Shark Valley offers wild adventure
SHARK VALLEY, Fla. – If you’re like most people, when you hear the name Shark Valley you think you’re going to encounter great whites and hammerheads swimming for your viewing pleasure.
However, the name is deceiving.
There are no sharks in Shark Valley, a section of Everglades National Park just south of U.S. 41 west of Miami and east of Naples, but there is plenty of other wildlife, emphasis on WILD, to make up for any disappointment for lack of sharks.
|The Observation Tower at Shark Valley offers broad views of the northern section of Everglades National Park (Photos by Delia Arevalo).|
It really doesn’t look like much when you first arrive.
A parking lot and a small gift shop and bike rental stand greet you and a narrow canal is on the right side as you drive in. My boyfriend had been there before and had an annual pass so admission to the area and parking were free. Without the pass, parking costs $10 per car. After walking around for a few minutes and discussing what we could do, we decided to take the tram ride around the park.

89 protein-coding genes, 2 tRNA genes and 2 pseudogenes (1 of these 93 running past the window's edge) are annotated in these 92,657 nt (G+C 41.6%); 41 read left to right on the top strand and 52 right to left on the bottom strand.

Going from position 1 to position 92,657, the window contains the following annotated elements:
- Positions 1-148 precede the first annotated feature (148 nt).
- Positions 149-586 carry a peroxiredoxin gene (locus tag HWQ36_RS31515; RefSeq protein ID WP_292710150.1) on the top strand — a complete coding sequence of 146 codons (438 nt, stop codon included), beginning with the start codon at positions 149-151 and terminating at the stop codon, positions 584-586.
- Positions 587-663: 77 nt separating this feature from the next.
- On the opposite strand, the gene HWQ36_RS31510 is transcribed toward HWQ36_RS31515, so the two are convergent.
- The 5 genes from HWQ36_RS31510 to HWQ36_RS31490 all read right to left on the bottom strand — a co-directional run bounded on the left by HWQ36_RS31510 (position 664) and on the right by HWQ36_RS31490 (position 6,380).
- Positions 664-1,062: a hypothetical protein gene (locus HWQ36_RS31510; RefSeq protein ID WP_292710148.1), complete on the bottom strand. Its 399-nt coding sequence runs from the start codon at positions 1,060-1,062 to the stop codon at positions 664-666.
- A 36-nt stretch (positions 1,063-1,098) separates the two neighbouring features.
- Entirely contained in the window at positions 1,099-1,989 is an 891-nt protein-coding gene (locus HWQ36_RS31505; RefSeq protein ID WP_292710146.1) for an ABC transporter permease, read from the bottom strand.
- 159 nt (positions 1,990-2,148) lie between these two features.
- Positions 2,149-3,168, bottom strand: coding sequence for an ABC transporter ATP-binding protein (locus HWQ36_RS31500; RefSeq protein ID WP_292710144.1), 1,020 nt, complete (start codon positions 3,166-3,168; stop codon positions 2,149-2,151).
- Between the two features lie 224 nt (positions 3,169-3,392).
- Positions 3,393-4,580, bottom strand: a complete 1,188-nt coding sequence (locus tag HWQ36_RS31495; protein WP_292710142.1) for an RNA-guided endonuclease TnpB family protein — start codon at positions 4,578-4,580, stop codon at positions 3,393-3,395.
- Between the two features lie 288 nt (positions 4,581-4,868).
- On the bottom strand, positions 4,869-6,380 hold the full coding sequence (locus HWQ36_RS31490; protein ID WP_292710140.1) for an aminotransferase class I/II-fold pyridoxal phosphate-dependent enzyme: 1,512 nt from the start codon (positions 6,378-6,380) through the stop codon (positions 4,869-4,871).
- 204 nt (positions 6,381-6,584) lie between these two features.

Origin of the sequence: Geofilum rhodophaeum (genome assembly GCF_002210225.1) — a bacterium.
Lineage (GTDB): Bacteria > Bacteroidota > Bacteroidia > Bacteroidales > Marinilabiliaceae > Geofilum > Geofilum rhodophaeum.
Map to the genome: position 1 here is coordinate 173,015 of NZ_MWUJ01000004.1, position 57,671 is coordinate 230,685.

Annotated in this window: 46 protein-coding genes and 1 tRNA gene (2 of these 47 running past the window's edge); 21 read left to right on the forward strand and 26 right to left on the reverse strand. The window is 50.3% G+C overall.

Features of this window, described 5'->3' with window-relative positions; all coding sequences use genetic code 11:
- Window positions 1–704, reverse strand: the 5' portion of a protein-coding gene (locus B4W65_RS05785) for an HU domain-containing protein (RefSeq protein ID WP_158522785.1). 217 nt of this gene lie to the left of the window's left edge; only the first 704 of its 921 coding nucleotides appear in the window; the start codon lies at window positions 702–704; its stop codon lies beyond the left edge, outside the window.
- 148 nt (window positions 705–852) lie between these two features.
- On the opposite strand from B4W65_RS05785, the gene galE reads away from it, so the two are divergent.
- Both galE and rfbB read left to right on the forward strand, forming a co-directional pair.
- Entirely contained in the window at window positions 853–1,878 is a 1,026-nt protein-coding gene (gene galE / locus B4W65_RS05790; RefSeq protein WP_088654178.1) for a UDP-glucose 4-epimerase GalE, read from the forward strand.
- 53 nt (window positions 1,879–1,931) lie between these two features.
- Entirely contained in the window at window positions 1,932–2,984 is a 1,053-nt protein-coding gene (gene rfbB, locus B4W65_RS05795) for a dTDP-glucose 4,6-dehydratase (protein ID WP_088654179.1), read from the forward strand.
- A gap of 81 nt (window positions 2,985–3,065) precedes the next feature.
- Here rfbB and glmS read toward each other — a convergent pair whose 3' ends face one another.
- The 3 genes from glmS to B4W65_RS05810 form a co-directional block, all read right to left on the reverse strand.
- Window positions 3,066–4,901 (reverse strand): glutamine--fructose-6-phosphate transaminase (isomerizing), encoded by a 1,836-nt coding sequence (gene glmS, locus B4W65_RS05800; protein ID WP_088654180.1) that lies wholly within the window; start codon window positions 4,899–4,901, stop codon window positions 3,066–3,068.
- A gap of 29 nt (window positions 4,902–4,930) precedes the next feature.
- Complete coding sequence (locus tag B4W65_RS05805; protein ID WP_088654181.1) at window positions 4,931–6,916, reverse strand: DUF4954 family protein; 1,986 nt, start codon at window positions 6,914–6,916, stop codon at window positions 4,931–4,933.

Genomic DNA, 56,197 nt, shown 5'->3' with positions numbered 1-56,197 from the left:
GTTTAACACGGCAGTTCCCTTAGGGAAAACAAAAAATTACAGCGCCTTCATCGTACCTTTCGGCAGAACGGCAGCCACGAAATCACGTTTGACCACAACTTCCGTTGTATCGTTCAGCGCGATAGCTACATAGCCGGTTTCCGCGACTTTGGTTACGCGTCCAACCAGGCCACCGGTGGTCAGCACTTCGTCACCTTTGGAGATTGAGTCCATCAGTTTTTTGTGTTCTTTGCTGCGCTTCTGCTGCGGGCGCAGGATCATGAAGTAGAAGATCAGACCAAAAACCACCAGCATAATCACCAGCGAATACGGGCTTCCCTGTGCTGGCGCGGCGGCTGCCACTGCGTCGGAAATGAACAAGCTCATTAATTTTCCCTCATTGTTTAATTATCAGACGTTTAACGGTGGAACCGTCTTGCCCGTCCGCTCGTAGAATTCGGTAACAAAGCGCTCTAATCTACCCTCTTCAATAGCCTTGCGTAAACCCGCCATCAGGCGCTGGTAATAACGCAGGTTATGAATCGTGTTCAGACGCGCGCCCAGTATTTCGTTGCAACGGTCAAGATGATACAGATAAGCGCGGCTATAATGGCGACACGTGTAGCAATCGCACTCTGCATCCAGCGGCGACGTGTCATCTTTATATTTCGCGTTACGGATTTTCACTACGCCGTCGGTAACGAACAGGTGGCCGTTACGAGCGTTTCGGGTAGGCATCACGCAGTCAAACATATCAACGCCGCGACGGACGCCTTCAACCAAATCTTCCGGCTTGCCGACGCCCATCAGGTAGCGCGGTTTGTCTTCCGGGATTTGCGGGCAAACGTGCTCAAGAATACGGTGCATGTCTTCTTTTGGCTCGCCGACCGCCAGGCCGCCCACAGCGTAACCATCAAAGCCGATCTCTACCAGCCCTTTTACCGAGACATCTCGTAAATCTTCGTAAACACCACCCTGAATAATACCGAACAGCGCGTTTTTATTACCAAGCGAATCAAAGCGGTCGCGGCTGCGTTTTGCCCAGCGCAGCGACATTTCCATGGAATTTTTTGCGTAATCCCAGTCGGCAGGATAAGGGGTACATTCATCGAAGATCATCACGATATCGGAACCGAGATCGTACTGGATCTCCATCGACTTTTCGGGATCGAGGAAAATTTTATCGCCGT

Before going on the ride we decided we would take a short walk around. We chose the Bobcat Boardwalk, a half-mile boardwalk trail behind the Shark Valley Visitor Center. This was a very accessible trail and while walking around, there are little displays that give information on various aspects of the park.
For example, the possibility of snakes in the tree branches above you or something less scary like how water is what keeps the park alive.
We made our way back to the Visitor Center and decided to keep looking around. We went over to the canal we had passed on our drive in and that’s when I saw them. Alligators just sitting there, taking in the sun as visitors took pictures.
Having lived in Florida all my life, it is expected that I’ve seen a gator or two roaming around but to be honest, the only times I’ve ever seen a gator is on a class field trip when its mouth is taped shut and its being held by a friendly park ranger. This was my first time seeing a gator in its own habitat.